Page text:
Zaslavsky said the software also helps dealership groups by giving them insights into knowing which dealership within a given group is best suited to sell a used vehicle taken as a trade-in.
“One of our partners who has a big dealership group says ‘we used to behave like a group of dealers. Today we behave like a dealership group’,” Zaslavsky said.
Leave it to the logistics company
Cox Automotive Logistics is willing to go the extra mile, both literally and figuratively, to help dealers buy and sell vehicles.
That can mean arranging to move a vehicle to a nearby Manheim auction site to have it reconditioned to its retail ready condition and having it delivered to the retail customer on a flatbed truck, if that’s what the dealer that owns the vehicle wants, said Joe Kichler, vice president of Cox Automotive Logistics.
“It moves us from being just a logistics company to much more of a supply chain partner,” Kichler said. “We can help deliver that experience the dealer wants to have with the consumer.
“From a logistics perspective we can speed up their retail time.”
Kichler’s workshop at NADA is titled: “Evolution of Vehicle Logistics in Sales.”
Kichler said the need for such a service became magnified during the worst of supply chain constraints that occurred during the pandemic. Dealers often had a difficult time finding vehicles within their local markets to fit their consumers’ needs.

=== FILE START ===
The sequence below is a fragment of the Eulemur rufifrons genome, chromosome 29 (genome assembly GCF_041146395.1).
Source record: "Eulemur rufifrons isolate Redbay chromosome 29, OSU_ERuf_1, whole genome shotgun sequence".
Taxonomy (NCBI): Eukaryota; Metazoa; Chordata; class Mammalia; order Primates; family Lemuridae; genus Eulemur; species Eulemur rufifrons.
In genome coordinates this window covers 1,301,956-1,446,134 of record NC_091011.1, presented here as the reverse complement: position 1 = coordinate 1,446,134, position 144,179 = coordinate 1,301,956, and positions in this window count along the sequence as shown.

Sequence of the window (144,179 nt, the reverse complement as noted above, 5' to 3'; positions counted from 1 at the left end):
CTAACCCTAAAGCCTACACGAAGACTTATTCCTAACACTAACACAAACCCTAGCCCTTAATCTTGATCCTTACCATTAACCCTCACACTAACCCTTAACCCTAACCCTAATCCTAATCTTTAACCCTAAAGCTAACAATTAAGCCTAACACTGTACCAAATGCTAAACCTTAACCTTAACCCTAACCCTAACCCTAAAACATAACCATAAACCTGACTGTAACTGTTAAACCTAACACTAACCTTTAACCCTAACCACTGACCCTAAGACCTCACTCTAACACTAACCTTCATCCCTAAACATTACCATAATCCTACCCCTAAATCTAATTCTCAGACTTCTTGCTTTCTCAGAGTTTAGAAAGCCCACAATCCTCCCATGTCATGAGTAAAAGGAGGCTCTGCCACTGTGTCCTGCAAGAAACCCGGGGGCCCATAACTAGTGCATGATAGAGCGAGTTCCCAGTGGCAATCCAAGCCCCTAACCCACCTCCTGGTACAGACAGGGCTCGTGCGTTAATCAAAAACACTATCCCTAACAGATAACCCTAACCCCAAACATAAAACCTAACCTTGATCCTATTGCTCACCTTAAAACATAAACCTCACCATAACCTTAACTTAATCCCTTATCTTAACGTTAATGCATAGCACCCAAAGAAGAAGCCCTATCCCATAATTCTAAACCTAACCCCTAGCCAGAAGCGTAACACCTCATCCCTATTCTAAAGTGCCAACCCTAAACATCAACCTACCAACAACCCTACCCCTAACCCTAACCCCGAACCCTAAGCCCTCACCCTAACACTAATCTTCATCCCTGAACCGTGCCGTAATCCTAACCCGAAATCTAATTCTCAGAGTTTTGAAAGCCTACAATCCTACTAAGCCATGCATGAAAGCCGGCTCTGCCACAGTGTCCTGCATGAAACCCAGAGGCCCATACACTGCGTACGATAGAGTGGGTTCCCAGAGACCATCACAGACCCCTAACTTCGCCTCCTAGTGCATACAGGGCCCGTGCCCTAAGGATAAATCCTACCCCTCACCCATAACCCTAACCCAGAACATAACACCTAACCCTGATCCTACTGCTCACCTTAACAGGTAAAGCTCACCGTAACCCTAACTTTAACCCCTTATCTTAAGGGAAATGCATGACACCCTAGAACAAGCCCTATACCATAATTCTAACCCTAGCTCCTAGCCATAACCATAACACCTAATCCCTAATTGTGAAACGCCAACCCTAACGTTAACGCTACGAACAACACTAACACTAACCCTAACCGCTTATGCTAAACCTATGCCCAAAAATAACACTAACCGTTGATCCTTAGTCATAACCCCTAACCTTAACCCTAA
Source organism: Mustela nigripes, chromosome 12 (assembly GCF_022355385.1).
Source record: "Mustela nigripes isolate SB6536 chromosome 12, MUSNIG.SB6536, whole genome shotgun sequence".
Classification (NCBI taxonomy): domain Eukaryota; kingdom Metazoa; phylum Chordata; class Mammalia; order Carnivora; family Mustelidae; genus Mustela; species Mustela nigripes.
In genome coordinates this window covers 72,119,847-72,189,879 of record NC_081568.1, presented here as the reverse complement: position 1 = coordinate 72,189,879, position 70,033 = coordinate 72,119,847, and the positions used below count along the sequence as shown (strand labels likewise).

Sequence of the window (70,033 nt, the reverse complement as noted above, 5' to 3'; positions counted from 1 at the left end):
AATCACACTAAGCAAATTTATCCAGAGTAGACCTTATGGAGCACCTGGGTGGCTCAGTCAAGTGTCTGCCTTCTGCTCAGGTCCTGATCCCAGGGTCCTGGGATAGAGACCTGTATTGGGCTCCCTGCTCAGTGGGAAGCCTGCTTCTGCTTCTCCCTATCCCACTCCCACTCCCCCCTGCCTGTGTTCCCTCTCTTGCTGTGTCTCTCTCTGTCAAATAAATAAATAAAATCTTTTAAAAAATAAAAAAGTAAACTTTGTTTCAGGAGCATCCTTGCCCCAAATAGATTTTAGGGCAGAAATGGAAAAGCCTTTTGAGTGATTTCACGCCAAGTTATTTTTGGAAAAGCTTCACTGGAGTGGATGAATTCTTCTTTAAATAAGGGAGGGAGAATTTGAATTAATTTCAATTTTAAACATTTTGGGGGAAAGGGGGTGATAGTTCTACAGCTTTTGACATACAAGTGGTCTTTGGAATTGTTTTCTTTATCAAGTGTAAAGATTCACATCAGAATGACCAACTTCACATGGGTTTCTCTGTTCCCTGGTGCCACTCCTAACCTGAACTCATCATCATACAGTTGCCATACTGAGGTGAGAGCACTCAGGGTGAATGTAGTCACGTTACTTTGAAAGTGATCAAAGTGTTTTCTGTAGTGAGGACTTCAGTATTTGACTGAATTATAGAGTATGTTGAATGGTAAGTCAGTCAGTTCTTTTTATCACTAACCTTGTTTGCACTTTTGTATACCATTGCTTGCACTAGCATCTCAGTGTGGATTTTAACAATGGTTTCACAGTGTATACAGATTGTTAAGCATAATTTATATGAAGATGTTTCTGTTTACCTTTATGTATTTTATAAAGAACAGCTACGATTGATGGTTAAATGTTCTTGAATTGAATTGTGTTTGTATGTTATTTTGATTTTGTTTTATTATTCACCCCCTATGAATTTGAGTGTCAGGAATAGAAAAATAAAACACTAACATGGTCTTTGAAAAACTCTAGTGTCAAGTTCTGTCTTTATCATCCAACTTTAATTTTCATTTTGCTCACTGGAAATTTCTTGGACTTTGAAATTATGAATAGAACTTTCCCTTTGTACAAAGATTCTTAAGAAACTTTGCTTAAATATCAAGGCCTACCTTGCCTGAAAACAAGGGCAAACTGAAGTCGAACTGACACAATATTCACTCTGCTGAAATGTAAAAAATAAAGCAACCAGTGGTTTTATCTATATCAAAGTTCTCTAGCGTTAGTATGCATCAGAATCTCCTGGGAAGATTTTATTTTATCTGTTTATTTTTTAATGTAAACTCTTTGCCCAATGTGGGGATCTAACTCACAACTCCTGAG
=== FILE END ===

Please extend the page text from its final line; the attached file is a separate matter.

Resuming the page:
Though Cox Automotive Logistics owns no trucks to transport vehicles for dealers, it is a third party brokerage with over 5,000 carriers in network (with thousands more in the pipeline to join) that it can call on to move its customers’ vehicles.
Kichler also said Cox Automotive Logistics is making investments in several areas of software to enhance its offerings.
One such area focuses on building full loads for auto transport carriers to make things easier and more efficient for the carriers.
That’s because during COVID, auto sales were down and a tremendous amount of auto transport carriers — especially those who owned three or fewer trucks — left that space. As automotive capacity get back to normal there is likely to be a carrier shortage in the not so distant future, Kichler said.
“If we don’t invest in these technologies and capabilities, when we double how much volume is coming back though the wholesale channels from where we are today, that’s going to have huge impact on capacity that exists,” he said. “So, we’re trying to get in front of the impending capacity constraint.”